Tom Hanks: Mr. Rogers Taught Him How to Really Listen to Children
The Tom Hanks Mr. Rogers movie, A Beautiful Day in the Neighborhood, came out in 2019. Hank played Fred Rogers, the host of Mr. Rogers Neighborhood. In the movie, Rogers inspires a fictional reporter (Matthew Rhys). Playing Fred Rogers taught Hanks something valuable in real life.
Hanks appeared on Alan Alda’s Clear + Vivid podcast on Feb. 24, 2020. When Alda asked Hanks about Mr. Rogers, Hanks explained the simple method that Rogers used to make children comfortable.
The Tom Hanks Mr. Rogers movie revealed this simple skill
Fred Rogers had a special way with real children on Mr. Rogers’ Neighborhood. Even though A Beautiful Day in the Neighborhood was fictional, Hanks observed Rogers’ real skill.
“Mari Heller who was the director, she’s the boss,” Hanks told Alda. “We were talking about this very thing about Fred’s, the great power he had and also a defense mechanism too, was to listen and not talk. Let the other person, let who you’re talking to reveal themselves in the silence as well as from a single question.”
Researching the Mr. Rogers movie ‘A Beautiful Day in the Neighborhood’ taught a valuable lesson
Hanks recognized his own tendency with children. It actually makes kids shut down.
“We meet a kid for the first time, say, ‘Hey, how old are you? Do you go to school? What grade are you in? What’s your favorite subject? Do you have a lot of friends at school? Do you like baseball?’” Hanks said. “We don’t even give them a chance to answer the question we just asked them.”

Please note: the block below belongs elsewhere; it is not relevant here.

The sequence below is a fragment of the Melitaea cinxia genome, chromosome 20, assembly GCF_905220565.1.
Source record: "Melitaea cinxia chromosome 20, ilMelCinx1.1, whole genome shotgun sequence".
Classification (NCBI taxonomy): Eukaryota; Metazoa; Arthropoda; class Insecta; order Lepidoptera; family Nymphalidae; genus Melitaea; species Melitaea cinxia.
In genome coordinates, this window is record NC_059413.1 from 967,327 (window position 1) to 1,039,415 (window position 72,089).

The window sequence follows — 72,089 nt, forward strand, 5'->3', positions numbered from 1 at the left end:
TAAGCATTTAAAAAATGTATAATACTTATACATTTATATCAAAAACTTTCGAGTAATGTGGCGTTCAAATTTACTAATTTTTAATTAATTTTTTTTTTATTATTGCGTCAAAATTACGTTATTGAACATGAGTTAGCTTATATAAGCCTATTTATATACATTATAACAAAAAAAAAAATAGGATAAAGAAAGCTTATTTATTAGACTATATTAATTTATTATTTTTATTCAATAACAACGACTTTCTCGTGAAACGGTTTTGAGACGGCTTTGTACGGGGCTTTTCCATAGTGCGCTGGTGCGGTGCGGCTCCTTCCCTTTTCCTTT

Rogers had a subtle approach to children, and Hanks noticed how much more effective it was.
“Fred, particularly with children, did this thing,” Hanks said. “He wouldn’t even ask them a question. He would say things like well, that’s a very impressive belt buckle you are wearing there. And then wait for the kid to talk about either the belt buckle or the contest that he wore the belt buckle with.”
Tom Hanks: Mr. Rogers’ way was better
Once Hanks played Rogers, he took a good, hard look at his own behavior as a parent. Hanks re-evaluated his own approach to children.
“With my own kids, I went back and said, ‘I think every parent would be a little bit better by listening to their kids talk as opposed to waiting for them to answer your questions.’” Hanks said.
One need only hear a kid answer a question with the single word “fine” to know there has to be a better way. Rogers figured out that better way.
“Did you ever pick them up from school and say, ‘Hey, how was school today? What happened?’” Hanks said. “And they would never tell you. You have to wait them out.”